Naming this strategy can help us identify it whenever it is used in Taiwanese politics, by whichever camp. For mimetic distortion blurs lines consciously and confuses minds purposely, and should be considered a factor in political debate in Taiwan. As an example, during the Sunflower movement, when the former gangster Chang An-le was calling for his (very few) supporters on site to “protect Taiwan’s democracy”, some “Taiwan Moms” standing next to me were applauding his declarations. But they were also applauding what students were saying. Both sides were calling for Taiwanese to protect their democracy, but one is known to also advocate openly the unification of Taiwan with the People’s Republic of China.

In Homi Bhabha’s notion of “mimicry”, the colonized imitate colonizers, but never fully become the same. There are substantial differences between “mimicry” and “mimetic distortion”. In the mimetic distortion, the one who appropriates is consciously creating the distortion, while in the mimicry by the colonized, the difference is an automatic result of the impossibility to make an exact replica, and of the strategy by the colonizer to limit this imitation. In addition to this first difference, we see in the KMT case that it is the former dominating minority who appropriates the values of the former majority it used to dominate, and not the opposite. Last, appropriation does not mean that the values are appropriated to be regarded as one’s own, but to deprive the formerly ruled majority of the values that helped it build its national narrative and its legitimacy as his own ruler.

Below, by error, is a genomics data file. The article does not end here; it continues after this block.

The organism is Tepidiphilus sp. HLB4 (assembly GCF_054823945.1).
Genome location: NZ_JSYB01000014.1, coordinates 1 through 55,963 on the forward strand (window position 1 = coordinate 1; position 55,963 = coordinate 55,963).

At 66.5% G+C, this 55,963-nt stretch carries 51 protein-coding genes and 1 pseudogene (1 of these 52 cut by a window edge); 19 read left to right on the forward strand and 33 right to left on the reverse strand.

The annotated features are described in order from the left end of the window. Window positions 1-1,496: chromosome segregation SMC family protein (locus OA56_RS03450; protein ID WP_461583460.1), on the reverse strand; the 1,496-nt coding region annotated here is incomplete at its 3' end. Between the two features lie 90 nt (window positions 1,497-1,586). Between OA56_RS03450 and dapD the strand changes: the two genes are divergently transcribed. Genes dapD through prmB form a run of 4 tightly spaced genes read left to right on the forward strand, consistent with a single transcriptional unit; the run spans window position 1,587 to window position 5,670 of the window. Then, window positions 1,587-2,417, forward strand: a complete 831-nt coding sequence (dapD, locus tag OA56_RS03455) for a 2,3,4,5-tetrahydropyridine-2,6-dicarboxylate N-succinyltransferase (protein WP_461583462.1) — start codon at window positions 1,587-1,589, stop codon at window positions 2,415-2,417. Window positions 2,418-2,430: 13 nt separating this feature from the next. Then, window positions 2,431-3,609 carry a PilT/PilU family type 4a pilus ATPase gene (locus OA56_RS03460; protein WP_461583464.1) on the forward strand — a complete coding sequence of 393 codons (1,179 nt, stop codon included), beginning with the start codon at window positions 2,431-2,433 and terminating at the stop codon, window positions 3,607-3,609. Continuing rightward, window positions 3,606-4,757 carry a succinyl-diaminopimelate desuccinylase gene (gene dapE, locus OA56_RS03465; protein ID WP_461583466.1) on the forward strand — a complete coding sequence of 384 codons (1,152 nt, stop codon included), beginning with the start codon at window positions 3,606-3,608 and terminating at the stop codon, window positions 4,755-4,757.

The May 31 appropriation attempt of the Sunflower legend by these KMT politicians shows how the defeated KMT is unable to accept that Taiwan doesn’t belong to them any more. It shows that the colonial minority they represent does not accept Taiwan’s new political order. For them, party change is an aporia, a crisis, and not an occasion to rebuild its platform, rejuvenate its elite, and adapt to new socio-political realities. After all, the new government was inaugurated just 10 days before the event, and one of the protesters’ demands was the Premier’s resignation. This part of the KMT has never accepted democracy. I wrote a long paper on this in the aftermath of the KMT’s campaign for the 2004 presidential election, speaking of the bitter taste of democracy for those who do not believe in it.

Managing a trauma